The sides of the third socket hole, for Stone 3, at the back of the monument, had stone lining in situ. Fills at the base of this massive hole (1.5m in diameter and 0.70m deep) were “clean” and produced grain and young wood charcoal which were radio-carbon dated in early 2013.

The results gave a date in the “modern period” and the material must have entered the socket hole during the 19th century restoration. The stone pavement, alongside many prehistoric pot sherds and flints, gave us a clear insight into the design of the original monument as well as an indication of how enduring its presence was in the landscape.

Finds from the Early Neolithic to Iron Ages were recorded. At the end of the Big Dig the site was re-buried, protected by a geotextile so that it could be re-opened for archaeological excavation.

This gave the team a chance to review the discoveries and develop a plan for further fieldwork with our archaeological contractors, CAU.

A photo of a small circular grey stone
A musket ball© Historic Environment
Six months later, some of the volunteers met to measure the stones. The previous September, the pile had been dismembered by crane and set out into two groups close to the area where they once lay.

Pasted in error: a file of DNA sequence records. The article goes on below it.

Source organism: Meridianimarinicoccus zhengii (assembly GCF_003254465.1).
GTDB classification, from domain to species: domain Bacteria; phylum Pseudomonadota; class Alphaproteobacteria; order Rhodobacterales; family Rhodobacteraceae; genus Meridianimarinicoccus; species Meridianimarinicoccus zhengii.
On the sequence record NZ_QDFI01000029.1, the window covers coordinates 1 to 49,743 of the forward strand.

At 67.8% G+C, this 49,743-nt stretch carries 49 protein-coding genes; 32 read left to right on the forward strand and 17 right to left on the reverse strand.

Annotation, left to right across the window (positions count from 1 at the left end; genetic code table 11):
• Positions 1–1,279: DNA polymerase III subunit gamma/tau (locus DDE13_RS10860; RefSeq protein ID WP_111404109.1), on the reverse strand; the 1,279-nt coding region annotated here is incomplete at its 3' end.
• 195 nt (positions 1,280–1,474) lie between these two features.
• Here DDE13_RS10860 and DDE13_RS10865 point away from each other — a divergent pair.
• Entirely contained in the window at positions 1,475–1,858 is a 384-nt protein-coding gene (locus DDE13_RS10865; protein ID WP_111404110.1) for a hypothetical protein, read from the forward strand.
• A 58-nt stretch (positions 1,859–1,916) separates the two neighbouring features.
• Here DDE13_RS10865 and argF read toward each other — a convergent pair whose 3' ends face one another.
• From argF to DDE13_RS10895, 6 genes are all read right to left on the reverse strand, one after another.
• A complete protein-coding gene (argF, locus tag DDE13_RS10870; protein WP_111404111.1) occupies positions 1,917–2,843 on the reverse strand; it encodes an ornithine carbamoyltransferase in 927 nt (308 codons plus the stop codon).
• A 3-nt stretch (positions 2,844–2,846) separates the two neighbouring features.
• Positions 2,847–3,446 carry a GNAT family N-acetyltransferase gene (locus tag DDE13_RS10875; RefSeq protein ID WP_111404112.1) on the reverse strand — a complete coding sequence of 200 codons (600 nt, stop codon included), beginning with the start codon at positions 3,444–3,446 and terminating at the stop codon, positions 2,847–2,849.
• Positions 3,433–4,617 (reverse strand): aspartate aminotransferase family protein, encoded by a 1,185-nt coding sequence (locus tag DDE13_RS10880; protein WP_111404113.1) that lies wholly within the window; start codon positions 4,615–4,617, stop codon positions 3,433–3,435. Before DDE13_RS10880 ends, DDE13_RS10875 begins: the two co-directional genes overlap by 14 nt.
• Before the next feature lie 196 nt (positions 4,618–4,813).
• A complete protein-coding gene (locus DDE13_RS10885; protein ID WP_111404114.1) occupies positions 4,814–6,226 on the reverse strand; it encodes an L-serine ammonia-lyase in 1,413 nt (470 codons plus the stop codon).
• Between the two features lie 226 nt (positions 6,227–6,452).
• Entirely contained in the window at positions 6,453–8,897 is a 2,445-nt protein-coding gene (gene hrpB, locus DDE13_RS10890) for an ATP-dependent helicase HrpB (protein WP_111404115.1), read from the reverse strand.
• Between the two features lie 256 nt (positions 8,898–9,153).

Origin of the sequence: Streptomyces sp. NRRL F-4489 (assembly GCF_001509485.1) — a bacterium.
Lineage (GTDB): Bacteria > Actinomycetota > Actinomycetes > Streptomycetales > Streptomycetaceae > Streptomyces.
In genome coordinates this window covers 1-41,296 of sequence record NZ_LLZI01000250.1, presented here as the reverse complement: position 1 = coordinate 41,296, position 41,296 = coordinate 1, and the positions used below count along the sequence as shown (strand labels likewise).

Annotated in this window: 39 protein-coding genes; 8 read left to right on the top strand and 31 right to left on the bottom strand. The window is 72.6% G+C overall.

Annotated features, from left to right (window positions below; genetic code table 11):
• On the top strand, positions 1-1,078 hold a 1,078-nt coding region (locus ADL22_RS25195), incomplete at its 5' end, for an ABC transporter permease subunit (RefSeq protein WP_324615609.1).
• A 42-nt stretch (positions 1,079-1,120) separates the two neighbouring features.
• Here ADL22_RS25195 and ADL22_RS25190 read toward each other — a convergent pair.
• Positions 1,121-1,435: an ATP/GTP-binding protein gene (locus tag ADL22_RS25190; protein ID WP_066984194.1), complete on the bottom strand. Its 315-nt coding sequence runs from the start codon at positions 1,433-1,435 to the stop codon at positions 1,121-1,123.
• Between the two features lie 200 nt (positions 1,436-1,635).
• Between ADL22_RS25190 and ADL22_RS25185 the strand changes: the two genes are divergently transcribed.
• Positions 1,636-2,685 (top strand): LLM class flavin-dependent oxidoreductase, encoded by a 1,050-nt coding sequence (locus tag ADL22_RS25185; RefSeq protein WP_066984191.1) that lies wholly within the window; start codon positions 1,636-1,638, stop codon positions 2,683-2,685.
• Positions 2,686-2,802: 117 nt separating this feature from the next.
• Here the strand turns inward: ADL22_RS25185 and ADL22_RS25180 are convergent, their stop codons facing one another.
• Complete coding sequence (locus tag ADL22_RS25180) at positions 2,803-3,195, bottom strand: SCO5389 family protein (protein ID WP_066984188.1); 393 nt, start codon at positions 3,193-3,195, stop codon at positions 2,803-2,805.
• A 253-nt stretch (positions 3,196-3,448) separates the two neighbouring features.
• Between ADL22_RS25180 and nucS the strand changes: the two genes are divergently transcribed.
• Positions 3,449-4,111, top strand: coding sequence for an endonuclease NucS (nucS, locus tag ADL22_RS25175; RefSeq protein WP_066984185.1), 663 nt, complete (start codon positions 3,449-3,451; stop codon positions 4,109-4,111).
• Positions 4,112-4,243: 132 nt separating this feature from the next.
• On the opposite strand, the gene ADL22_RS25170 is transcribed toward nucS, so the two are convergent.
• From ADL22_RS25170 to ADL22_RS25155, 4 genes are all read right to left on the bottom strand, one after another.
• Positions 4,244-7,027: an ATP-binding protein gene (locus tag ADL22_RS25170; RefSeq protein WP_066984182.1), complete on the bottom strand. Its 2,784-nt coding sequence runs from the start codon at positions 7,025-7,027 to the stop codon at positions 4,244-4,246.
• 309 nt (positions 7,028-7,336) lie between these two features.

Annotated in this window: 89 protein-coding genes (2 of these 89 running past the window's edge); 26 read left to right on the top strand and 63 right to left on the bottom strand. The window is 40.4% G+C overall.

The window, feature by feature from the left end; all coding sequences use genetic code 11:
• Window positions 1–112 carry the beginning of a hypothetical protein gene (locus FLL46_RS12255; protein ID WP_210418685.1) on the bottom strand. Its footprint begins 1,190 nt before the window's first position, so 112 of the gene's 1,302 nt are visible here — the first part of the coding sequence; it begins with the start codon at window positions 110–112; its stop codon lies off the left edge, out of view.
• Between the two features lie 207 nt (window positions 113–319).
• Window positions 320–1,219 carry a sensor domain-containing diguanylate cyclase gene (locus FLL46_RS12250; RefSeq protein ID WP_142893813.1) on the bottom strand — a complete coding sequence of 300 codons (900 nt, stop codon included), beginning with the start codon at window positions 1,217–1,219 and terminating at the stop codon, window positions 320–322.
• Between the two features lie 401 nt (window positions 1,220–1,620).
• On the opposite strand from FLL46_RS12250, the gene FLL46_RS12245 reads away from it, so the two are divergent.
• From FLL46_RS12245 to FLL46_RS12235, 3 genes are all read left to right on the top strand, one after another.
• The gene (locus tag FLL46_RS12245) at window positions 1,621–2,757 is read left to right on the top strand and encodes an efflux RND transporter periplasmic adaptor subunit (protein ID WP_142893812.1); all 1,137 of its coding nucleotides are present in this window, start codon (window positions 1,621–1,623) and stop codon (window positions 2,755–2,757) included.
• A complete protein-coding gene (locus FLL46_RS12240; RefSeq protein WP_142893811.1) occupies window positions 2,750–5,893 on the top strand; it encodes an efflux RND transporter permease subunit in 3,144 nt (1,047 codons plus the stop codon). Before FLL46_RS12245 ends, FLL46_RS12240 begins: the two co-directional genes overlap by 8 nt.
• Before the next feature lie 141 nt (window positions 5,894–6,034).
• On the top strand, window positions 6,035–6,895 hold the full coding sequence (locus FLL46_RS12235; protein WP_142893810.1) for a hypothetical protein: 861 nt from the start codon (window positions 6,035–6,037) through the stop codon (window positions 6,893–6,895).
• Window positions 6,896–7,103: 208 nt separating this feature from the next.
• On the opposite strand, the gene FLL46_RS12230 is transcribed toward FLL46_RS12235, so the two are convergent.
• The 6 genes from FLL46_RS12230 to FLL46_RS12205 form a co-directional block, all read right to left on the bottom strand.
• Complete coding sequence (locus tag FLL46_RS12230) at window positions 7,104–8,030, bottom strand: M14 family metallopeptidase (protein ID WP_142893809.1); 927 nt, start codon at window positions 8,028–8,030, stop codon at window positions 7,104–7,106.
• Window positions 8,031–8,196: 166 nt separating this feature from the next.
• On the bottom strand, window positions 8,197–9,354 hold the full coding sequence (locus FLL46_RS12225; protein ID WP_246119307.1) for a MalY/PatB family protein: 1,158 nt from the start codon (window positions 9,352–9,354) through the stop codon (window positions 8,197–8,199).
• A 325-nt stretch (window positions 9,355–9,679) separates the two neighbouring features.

One pile included the stones which made up the monument, the other was made up of large stones which had been dumped here after the collapse in 1967.

During the day the team studied the major quoit stones, the capstone and the 3 uprights. This was the first time the stones were available for detailed study since the last recorded measured survey of the monument, which had been carried out by antiquarians WC Borlase and G Lukis when it was still upstanding in 1879.

The site was also surveyed in 1984. A measured survey of the stones was carried out in 2009, after the purchase by Sustrust, but at that time only parts of each stone were visible for measurement.

In July 2012, 20 one-metre trial holes were dug under the supervision of the Cornwall Archaeological Unit and Cornwall Council, providing outline information about below ground preservation and contribute to a more detailed field investigation.

The results would guide the future reinstatement of the stones and the final restoration of the monument by establishing the key areas of archaeological potential as well as the edges of the monument.

A photo of an angular long light brown piece of archaeological stone against grey
An oblique arrowhead© Historic Environment
The detailed investigation and post-dig assessments were a condition of the permission to restore the monument by English Heritage.